I think Members are aware of these four particular cases. I will go through them quickly. One of the cases was that extreme drunkenness might sometimes be used against sexual assault charges. The second decision was one where suspected drunk drivers don't have to take a breathalyser test unless they are given a chance to contact their lawyer first. The third example is DNA evidence linking the accused to the rape of an elderly woman couldn't be used because the police did not follow the proper procedures. And, I just read in the newspaper that last Thursday, the Supreme Court ruled that a man who stabbed his wife and killed her by smashing her against a sidewalk curb will get his third chance to argue that he should be acquitted because he was sleep-walking.

Although some legal experts have minimized the actual impact of these rulings on the justice system, at the very least, a strong symbolic message has been sent out to present and future violent offenders that our legal system remains very user-friendly to them. It seems to me, anyhow, that the Canadian justice system is in danger of losing relevance and credibility as it struggles to deal with the harsh realities of violent crimes in today's context with a philosophy of laws and procedures more appropriate to a gentler past era.

Although there is no doubt that intense media coverage of violent crimes often inflames and exaggerates public fears, the fact remains that the face of crime is getting uglier and more chilling .

Madam Speaker, I seek unanimous consent to continue my statement.

The Canadian Justice System
Item 3: Members' Statements

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The Speaker Jeannie Marie-Jewell

The honourable Member is seeking unanimous consent to continue. Are there any nays? There are no nays. Please proceed, Mr. Ballantyne.

The Canadian Justice System
Item 3: Members' Statements

Page 303

Michael Ballantyne Yellowknife North

Parents are very concerned that children are not safe anywhere in Canada. They are being kidnapped, attacked and murdered at an alarming rate. Two cases that have, to me, become metaphors for public concern about our legal system are the following: One is the saga of Charles Ng, an individual who had been charged with particularly horrendous tortures and murders in California and who escaped to Canada. Our government and our legal system, I understand, spent close to $4 million over a four-year period before this individual was finally extradited to the United States.

Another very troubling case that Canadians have been following lately is the Paul Teale/Carla Homolka case in Ontario. It seems our system will spend lavish amounts of money to ensure that these types of accused are afforded the very, very best in a legal defence. I think that sometimes, in our almost slavish devotion to making sure justice is done to the accused, we sometimes forget the unspeakable horrors involved in the crimes, the shattered hopes and dreams of families and friends who will never be able to erase the insane cruelty that snuffed out the lives of their children.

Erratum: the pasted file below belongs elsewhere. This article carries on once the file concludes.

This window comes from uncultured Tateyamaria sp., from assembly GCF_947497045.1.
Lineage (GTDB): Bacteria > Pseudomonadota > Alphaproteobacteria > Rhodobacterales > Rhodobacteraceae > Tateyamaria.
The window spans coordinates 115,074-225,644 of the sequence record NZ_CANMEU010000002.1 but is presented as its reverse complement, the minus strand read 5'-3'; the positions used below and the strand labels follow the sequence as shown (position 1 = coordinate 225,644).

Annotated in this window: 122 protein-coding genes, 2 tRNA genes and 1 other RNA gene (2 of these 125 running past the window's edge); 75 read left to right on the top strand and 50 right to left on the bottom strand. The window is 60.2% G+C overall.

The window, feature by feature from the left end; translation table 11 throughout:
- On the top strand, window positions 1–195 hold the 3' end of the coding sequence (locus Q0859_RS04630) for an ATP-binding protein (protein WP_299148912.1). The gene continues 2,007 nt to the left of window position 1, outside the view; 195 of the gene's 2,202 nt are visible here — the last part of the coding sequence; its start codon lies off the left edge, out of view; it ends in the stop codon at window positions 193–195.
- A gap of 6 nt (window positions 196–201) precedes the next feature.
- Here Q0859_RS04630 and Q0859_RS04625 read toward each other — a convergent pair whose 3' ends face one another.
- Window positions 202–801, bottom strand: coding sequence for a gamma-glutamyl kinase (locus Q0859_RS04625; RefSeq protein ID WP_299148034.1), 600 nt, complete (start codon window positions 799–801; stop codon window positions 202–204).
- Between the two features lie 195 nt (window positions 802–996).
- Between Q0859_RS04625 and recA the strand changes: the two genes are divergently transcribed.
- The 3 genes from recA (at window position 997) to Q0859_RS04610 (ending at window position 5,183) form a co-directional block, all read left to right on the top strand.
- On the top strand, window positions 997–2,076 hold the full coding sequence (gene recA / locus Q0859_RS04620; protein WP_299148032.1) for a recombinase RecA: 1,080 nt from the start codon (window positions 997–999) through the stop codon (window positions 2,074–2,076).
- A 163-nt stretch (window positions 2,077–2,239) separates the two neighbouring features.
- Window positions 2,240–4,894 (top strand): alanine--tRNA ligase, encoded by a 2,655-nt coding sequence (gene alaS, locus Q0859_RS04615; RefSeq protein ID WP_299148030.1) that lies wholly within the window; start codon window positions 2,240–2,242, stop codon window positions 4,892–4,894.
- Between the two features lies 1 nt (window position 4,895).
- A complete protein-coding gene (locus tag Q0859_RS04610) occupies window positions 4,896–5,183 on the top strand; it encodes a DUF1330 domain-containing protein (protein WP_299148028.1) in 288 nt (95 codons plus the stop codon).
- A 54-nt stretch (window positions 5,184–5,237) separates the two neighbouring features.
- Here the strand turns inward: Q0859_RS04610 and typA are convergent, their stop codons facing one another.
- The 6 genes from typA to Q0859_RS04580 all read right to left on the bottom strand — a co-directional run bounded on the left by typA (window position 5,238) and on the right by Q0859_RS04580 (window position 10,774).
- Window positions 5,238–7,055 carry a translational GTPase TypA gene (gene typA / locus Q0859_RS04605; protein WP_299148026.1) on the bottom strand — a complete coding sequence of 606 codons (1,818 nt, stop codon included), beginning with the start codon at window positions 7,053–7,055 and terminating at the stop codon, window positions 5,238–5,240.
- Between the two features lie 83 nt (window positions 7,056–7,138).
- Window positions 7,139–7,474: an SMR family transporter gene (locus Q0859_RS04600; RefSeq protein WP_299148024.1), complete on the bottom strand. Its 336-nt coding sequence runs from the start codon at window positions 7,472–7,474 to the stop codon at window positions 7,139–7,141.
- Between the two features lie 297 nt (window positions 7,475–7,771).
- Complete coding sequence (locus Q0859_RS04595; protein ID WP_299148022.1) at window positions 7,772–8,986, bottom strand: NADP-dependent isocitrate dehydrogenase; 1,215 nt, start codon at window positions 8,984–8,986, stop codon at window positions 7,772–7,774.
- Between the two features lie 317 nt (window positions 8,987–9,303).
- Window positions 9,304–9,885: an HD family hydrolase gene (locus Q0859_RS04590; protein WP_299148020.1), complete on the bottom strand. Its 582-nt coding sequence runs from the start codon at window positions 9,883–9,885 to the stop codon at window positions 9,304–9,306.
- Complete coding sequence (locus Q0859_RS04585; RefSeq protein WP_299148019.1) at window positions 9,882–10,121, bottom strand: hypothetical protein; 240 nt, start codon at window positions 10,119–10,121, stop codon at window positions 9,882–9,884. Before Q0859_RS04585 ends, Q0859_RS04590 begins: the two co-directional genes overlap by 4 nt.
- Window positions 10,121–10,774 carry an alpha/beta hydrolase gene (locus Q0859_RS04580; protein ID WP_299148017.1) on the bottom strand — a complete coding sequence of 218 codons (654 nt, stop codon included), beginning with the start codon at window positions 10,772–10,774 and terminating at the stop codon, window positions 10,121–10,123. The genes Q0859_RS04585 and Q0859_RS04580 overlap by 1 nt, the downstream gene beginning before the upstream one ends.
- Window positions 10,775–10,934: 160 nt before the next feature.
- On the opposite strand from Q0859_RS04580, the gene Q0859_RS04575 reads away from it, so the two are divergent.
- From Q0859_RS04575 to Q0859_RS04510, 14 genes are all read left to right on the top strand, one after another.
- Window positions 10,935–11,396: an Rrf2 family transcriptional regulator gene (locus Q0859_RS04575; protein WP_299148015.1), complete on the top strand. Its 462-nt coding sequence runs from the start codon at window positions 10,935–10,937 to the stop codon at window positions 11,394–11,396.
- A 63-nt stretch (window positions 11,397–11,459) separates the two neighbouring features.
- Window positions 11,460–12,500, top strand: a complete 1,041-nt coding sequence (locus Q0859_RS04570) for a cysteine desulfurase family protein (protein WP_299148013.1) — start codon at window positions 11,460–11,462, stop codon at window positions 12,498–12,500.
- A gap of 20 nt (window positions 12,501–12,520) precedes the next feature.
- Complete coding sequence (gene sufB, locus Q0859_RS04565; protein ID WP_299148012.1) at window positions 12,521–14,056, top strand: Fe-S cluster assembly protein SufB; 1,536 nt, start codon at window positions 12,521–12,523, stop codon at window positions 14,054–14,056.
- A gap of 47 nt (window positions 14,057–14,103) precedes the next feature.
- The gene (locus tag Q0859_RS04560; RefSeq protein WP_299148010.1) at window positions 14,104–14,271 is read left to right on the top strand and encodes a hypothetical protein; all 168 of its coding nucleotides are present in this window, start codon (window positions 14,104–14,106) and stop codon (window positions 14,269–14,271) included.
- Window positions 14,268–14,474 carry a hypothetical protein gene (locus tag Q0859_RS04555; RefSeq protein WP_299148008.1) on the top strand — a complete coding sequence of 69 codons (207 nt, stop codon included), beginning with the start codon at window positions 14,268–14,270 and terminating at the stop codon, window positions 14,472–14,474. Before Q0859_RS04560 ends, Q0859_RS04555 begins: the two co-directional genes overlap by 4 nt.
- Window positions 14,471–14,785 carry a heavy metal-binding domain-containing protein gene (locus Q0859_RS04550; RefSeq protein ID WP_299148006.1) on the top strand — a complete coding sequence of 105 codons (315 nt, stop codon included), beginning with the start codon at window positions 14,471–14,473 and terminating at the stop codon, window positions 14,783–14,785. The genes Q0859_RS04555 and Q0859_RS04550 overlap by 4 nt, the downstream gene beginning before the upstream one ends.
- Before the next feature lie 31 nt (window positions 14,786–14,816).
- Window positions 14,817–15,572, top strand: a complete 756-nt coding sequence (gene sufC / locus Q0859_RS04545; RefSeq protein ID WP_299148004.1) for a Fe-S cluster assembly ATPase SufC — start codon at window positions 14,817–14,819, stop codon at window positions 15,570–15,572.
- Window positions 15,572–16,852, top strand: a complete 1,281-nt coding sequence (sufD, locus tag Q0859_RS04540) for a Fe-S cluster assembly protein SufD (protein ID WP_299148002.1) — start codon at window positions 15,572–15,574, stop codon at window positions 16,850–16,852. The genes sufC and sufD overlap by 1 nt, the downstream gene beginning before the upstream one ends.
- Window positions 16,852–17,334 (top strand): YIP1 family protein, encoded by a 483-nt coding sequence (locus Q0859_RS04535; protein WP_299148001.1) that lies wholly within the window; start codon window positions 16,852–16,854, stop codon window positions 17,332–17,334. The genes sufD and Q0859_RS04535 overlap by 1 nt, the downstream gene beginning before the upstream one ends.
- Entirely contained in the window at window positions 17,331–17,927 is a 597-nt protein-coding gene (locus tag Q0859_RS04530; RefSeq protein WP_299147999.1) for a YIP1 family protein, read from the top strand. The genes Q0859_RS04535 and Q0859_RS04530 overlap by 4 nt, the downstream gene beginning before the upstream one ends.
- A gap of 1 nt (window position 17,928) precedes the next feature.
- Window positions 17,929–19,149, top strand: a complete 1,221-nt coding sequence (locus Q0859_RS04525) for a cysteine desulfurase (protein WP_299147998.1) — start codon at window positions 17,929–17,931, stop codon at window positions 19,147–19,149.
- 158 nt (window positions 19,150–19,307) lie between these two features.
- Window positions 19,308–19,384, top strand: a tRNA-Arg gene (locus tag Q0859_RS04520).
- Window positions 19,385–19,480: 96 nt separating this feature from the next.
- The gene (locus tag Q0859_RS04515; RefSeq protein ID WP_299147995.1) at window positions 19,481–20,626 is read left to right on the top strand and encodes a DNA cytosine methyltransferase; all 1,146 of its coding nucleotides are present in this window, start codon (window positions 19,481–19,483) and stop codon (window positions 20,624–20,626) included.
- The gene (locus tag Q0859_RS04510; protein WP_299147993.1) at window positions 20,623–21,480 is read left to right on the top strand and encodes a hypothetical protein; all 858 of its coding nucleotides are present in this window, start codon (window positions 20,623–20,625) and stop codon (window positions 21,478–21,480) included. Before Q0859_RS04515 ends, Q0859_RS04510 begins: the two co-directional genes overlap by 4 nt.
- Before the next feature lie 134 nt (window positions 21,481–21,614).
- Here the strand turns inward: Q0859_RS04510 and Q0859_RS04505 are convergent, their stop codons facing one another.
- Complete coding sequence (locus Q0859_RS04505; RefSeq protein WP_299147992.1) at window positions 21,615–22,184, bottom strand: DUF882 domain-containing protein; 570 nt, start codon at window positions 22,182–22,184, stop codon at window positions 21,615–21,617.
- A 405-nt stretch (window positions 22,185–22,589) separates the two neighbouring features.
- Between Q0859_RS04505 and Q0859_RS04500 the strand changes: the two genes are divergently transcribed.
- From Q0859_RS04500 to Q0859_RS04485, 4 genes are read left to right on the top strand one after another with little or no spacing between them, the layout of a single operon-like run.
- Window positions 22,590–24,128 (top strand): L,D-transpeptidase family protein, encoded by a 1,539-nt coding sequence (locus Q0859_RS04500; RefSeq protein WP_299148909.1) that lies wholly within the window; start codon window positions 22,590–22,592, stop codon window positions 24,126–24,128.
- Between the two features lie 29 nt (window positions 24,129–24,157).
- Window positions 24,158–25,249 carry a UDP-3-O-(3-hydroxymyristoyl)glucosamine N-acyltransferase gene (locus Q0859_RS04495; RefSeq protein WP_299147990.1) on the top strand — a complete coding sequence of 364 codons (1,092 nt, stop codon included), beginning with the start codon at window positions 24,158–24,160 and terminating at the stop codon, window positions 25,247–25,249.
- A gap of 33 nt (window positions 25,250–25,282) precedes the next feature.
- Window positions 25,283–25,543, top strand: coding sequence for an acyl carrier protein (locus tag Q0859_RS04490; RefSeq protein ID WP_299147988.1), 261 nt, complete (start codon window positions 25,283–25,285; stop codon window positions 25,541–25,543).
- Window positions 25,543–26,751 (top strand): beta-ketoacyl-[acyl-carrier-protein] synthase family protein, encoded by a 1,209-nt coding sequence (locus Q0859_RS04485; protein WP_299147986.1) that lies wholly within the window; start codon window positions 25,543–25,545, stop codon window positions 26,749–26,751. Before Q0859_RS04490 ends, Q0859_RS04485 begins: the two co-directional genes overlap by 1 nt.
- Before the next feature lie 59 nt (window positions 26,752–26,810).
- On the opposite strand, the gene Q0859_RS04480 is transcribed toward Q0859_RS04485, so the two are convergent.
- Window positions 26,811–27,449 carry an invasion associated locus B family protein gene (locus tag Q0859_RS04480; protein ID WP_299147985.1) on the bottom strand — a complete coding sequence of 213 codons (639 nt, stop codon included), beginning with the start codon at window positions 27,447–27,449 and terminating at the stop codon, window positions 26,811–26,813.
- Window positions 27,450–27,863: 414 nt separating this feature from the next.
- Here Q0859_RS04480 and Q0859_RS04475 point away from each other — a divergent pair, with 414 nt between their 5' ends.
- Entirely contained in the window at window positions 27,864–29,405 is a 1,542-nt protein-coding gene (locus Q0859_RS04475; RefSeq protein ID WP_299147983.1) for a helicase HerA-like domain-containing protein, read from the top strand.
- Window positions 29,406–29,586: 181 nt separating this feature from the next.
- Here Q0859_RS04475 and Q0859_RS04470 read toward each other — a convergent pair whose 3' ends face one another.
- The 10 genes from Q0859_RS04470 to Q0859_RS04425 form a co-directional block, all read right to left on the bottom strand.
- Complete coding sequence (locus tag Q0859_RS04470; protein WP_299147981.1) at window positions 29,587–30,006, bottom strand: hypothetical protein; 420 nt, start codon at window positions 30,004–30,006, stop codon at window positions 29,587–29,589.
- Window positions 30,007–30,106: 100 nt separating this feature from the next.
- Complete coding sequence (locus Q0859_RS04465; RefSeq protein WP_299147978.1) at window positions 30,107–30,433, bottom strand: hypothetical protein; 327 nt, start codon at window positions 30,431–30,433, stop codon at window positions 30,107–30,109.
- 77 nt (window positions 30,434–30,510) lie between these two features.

It came close to home here in Yellowknife over the last three years. Four young girls have disappeared. The police suspect foul play. I understand also that federally-funded victims' programs are in danger of having their finances cut.

I guess to me the bottom line in a justice system is that of balance. It seems that the government, the system as a whole, lawyers, judges and everyone involved in the system, have to look at many ways to deal with this. This is not a partisan political issue. I made that point to Minister Rock, though the Reform Party and others have made it a prime issue for them. I think it is something that affects all of us. I think, as Minister Rock stated at lunch, it is going to take a diverse number of solutions.

It is a very complex problem and the solutions are obviously going to have to involve enhanced victims' programs, very aggressive intervention for troubled youth, new laws that allow the police and prosecutors to obtain legitimate convictions so that criminals are not getting off on technicalities. There are some cases where stronger deterrents for violent crimes are needed -- longer jail sentences. And, stronger community involvement is needed. This is not something that just the justice system alone can do. It is something that all of us have to be involved in.

It seems to me that in Canada today, Canadians must re-examine and redefine our justice system to ensure it is appropriate to modern realities and that the rights of victims, the rights of society as a whole, as well as the rights of the accused, are looked after in better balance than we do now. I think it is very important that we do that if we are going to continue to say that we, in Canada, have the best justice system in the world. Thank you, Madam Speaker.

---Applause

The Canadian Justice System
Item 3: Members' Statements

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The Speaker Jeannie Marie-Jewell

Thank you. Prior to going on with Members' statements, I would like to recognize a former colleague of ours in the gallery, Nick Sibbeston. Good afternoon and welcome.

---Applause

Item 3, Members' statements. The honourable Member for Mackenzie Delta, Mr. Nerysoo.